Treasury throws Manduku under the bus in KPA scandal

Kenya Ports Authority Managing Director Daniel Manduku. He is at the centre of a procurement scandal. PHOTO | FILE | NATION

What you need to know:

  • The matter is made more complex because KRC is now demanding KPA vacate its plot and restore the uprooted railway line.
  • KPA has for years been a citadel of cartels and, with the billions of shillings left at its disposal, it has been a playground for politicos and rent-seekers.

The National Treasury has disowned the Kenya Ports Authority management over controversial tenders worth Sh2.7 billion, saying the expenditure was made without its authorisation.

In a letter dated November 22, 2019, the Treasury says the money was spent before approval of the supplementary budget.

“The Cabinet secretary Ministry of Transport and Infrastructure was to grant approval for the request and subsequently seek the concurrence of the National Treasury … there was no prior approval for Kenya Ports Authority management to procure … before approval of supplementary budget 2018/19 FY,” Principal Secretary Julius Muia says in the letter.

The tenders are under investigation by Director of Criminal Investigations George Kinoti.

KPA Managing Director Daniel Manduku has moved to the High Court seeking “anticipatory bail” — and seeking to have the investigations by the DCI dismissed as “unlawful and illegal”.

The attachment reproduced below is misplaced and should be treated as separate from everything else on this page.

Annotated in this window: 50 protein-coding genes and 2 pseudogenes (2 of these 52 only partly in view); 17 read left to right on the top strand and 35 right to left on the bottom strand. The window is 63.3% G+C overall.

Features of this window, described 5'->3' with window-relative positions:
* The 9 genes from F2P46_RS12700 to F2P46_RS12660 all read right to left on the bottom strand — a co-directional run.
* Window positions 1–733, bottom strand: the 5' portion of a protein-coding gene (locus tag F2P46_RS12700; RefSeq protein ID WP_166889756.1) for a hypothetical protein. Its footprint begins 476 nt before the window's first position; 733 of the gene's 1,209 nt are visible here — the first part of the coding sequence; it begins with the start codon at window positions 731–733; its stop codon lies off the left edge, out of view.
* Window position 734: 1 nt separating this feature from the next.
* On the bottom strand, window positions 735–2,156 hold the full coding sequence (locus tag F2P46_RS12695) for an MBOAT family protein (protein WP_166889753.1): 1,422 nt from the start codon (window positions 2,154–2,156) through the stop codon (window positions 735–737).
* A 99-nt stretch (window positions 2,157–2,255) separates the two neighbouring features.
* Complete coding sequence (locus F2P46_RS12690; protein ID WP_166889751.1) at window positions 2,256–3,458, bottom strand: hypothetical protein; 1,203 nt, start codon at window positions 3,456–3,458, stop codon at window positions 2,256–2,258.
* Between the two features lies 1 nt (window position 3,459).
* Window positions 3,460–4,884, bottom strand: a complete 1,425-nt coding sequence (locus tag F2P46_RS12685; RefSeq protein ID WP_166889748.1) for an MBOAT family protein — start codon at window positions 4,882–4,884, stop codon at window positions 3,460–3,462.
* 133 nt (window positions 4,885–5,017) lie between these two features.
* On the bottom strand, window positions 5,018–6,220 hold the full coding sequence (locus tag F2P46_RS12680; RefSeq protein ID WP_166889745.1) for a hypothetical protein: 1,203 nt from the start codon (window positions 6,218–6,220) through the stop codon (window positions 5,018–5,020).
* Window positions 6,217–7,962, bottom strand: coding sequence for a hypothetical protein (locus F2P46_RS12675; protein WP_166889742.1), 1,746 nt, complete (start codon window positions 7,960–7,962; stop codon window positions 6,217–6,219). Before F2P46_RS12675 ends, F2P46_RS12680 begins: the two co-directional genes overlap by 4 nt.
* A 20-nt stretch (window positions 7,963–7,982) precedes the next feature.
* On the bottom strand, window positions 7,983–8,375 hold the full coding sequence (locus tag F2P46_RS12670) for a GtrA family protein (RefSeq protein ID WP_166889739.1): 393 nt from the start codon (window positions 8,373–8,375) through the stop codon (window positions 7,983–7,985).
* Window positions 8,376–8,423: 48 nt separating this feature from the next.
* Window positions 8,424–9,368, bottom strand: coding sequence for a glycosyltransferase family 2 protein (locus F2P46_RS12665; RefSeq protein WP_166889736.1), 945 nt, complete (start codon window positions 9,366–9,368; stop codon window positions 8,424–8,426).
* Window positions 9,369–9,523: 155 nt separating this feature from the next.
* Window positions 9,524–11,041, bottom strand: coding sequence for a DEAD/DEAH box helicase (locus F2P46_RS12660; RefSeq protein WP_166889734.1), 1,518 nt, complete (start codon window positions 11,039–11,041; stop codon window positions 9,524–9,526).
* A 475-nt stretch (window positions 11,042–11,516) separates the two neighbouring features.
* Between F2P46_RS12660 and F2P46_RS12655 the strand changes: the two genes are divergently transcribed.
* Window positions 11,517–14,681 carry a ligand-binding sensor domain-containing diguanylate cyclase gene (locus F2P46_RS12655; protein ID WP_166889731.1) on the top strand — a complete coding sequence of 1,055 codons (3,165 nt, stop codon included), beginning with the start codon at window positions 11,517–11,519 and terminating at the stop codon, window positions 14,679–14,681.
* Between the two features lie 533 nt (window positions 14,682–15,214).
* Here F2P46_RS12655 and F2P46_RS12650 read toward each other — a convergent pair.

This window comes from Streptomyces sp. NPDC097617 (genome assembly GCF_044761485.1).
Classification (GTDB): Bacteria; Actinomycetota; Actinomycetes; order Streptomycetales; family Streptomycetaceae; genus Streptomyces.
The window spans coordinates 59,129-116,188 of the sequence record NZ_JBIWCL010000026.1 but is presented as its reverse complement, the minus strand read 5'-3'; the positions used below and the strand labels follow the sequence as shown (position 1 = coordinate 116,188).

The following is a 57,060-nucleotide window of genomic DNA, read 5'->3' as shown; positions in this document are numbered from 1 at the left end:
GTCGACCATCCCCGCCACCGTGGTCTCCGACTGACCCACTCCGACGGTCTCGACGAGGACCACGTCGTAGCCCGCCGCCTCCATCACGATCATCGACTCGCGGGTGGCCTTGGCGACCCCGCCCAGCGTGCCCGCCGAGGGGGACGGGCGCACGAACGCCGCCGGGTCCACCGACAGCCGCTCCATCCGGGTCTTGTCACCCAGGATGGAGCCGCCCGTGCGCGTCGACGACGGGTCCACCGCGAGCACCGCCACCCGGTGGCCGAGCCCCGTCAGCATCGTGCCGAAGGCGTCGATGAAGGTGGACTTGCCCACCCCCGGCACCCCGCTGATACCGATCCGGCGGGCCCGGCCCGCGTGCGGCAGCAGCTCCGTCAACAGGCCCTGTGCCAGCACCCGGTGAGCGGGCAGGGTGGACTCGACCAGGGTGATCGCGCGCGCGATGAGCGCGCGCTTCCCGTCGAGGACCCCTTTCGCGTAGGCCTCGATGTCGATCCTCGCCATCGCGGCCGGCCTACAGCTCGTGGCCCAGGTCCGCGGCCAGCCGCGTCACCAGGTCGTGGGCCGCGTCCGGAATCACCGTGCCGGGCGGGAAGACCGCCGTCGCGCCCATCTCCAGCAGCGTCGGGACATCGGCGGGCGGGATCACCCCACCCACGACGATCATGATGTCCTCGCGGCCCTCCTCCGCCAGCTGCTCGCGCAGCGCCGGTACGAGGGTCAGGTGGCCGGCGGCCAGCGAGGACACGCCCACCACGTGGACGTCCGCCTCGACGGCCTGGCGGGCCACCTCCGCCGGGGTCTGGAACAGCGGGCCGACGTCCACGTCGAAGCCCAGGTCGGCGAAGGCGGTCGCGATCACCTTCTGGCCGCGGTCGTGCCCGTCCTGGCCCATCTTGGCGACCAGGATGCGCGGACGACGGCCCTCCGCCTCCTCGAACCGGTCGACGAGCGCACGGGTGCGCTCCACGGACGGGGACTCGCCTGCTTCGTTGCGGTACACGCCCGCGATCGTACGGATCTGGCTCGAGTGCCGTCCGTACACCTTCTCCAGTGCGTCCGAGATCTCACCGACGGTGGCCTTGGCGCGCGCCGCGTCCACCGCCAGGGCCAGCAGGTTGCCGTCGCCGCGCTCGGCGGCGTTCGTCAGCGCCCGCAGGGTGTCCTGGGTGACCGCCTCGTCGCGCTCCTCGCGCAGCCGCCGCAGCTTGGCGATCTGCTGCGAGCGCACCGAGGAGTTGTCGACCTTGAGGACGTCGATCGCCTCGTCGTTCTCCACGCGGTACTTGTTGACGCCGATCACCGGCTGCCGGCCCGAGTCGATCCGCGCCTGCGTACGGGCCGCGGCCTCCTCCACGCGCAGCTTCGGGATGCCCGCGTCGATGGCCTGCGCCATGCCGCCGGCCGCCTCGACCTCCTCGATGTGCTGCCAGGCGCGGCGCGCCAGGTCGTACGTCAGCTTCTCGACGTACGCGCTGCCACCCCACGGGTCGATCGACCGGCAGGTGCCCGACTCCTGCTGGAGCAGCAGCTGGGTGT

Judge Erick Ogola of the High Court in Mombasa will rule on the matter today.


Dr Manduku has told the High Court that the DCI has overstepped its mandate by investigating matters that should be investigated by the Ethics and Anti-Corruption Commission (EACC) and wants the court to stop the Director of Public Prosecutions (DPP) from bringing charges against him based on an investigative report and recommendations by the DCI.

“The DCI investigations against the petitioner are illegal and the subsequent recommendation to the DPP to charge him with many offences is in contravention of Section 35 of the Anti-Corruption and Economic Crimes Act,” Dr Manduku’s lawyers argue.

Dr Muia is reported to have told investigators that he had not approved the controversial Makongeni concrete works and that the procurement should not have been done before the approval of the supplementary budget.

The KPA officials had in a letter dated January 30, 2019 sought the approval of Treasury to shift Sh2.5 billion of the Sh3 billion previously set aside for buying a piece of land at the Inland Container Depot in Nairobi and use Sh500 million to concrete the Makongeni yard and Sh2 billion for dredging the port.

While Treasury had received the proposed budget, Dr Muia says, this was subjected to “rationalisation” and a recommendation for approval was only given on September 24, 2019.

By this time, Dr Manduku had already awarded the tenders and paid for the Makongeni works without knowledge of the Treasury.


Records indicate that nine contractors were given the tender, which was split in smaller portions to skirt legal requirements for tendering for capital projects and to disguise it as repair works.